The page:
Germany Denies Coercing Arafat Into Ceasefire

By Julie Stahl | July 7, 2008 | 8:09 PM EDT

Jerusalem ( - The German Embassy in Israel Monday denied that Berlin's foreign minister had coerced Palestinian Authority Chairman Yasser Arafat into calling a ceasefire by threatening to withhold funding to the self-rule authority.

German Foreign Minister Joschka Fischer, who was in the region on Friday when a suicide bomber blew himself up at a Tel Aviv disco, met Arafat on Saturday and urged him to declare a halt to the violence.

Flanked by Fischer, Arafat announced that the PA would "exert our utmost efforts to stop the bloodshed of our people and the Israeli people, and to do all that is needed to achieve an immediate and unconditional, real and effective ceasefire."

Media reports suggested that Fischer threatened to withdraw German financial aid from the PA if Arafat did not make the announcement. They also suggested that Fischer, himself, had written Arafat's statement.

"Complete nonsense," German Embassy spokesman Reinhard Wiemer said Monday of the allegations that Fischer threatened stop financial aid. Germany couldn't even withdraw the money if it wanted to, he said, since it comes from the European Union and not Germany itself.

Wiemer acknowledged that the declaration came as a result of the Arafat-Fischer meeting.

"Fischer made it clear how serious the situation is, that Arafat doesn't have much time [and] the results must be seen," he said. "He spoke very firmly but didn't threaten."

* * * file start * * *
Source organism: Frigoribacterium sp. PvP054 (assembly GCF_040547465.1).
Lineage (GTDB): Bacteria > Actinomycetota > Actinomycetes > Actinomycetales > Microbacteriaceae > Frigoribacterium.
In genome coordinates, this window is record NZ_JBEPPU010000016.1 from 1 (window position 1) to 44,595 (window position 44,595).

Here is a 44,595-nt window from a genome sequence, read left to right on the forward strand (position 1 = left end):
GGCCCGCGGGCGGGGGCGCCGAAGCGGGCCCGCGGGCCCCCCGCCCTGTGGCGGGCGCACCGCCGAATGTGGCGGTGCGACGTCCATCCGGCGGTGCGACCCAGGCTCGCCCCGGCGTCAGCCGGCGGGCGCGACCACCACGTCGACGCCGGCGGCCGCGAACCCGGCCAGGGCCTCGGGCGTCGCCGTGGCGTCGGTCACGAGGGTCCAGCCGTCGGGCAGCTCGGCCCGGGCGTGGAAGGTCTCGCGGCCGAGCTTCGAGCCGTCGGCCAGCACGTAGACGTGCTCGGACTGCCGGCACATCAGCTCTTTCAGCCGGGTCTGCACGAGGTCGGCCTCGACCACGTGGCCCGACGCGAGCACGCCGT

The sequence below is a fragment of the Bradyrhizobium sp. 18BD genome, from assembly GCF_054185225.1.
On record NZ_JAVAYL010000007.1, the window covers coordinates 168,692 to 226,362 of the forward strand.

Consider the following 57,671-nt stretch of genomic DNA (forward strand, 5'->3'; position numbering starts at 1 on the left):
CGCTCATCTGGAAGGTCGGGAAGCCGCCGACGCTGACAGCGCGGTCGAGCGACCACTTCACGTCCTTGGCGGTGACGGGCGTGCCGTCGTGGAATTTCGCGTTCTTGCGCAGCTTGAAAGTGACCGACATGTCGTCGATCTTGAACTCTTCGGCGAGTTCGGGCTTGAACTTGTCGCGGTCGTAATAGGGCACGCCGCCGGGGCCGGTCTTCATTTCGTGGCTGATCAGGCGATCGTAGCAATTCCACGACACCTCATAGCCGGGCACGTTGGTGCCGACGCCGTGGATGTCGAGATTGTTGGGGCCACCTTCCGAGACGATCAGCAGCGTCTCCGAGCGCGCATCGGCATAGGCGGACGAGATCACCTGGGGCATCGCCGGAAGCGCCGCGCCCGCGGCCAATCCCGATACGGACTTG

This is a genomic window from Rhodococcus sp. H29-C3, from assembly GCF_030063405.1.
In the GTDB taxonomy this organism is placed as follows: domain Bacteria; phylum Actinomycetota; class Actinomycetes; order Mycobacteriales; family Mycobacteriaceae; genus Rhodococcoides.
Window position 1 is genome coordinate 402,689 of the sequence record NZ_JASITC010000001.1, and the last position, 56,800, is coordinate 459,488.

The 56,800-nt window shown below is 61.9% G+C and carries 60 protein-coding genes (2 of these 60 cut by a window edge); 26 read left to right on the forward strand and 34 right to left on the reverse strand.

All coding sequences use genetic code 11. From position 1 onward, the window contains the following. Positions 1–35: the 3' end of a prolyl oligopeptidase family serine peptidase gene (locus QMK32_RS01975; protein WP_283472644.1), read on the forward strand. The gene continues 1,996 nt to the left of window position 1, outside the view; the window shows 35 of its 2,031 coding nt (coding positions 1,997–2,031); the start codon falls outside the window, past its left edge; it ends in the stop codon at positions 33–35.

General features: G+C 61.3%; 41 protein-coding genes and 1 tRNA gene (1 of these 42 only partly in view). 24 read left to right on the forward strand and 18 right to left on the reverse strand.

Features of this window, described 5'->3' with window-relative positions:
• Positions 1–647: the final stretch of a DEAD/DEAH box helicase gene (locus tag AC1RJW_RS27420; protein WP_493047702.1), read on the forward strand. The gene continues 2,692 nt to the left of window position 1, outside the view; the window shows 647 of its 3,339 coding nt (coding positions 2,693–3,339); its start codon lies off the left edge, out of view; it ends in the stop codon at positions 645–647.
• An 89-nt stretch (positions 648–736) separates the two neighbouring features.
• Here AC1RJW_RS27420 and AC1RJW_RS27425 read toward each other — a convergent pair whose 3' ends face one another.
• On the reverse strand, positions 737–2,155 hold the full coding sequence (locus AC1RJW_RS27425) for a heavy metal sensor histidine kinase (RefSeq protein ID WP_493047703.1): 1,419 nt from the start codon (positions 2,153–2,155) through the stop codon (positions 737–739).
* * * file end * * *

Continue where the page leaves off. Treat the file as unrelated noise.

Fischer, who was staying at a hotel across the street from the Dolphin club on the Tel Aviv beachfront when the attack occurred, went to the site on Saturday to lay a wreath in honor of those killed. Then he went to see Arafat.

The PA chairman came under intensive pressure to make an announcement, particularly after Western nations suggested that Israel had every right to retaliate.

President Bush condemned the attack and said it illustrated "the urgent need for an immediate, unconditional cessation of violence." He called on Arafat "to condemn this act and to call for an immediate cease-fire."

Israeli analysts have questioned Arafat's sincerity, suggesting he made the move only to avoid a harsh Israeli response.

In other developments, a fierce gun battle between Palestinian gunmen and Israeli troops raged for at least three hours Monday along the border with Egypt.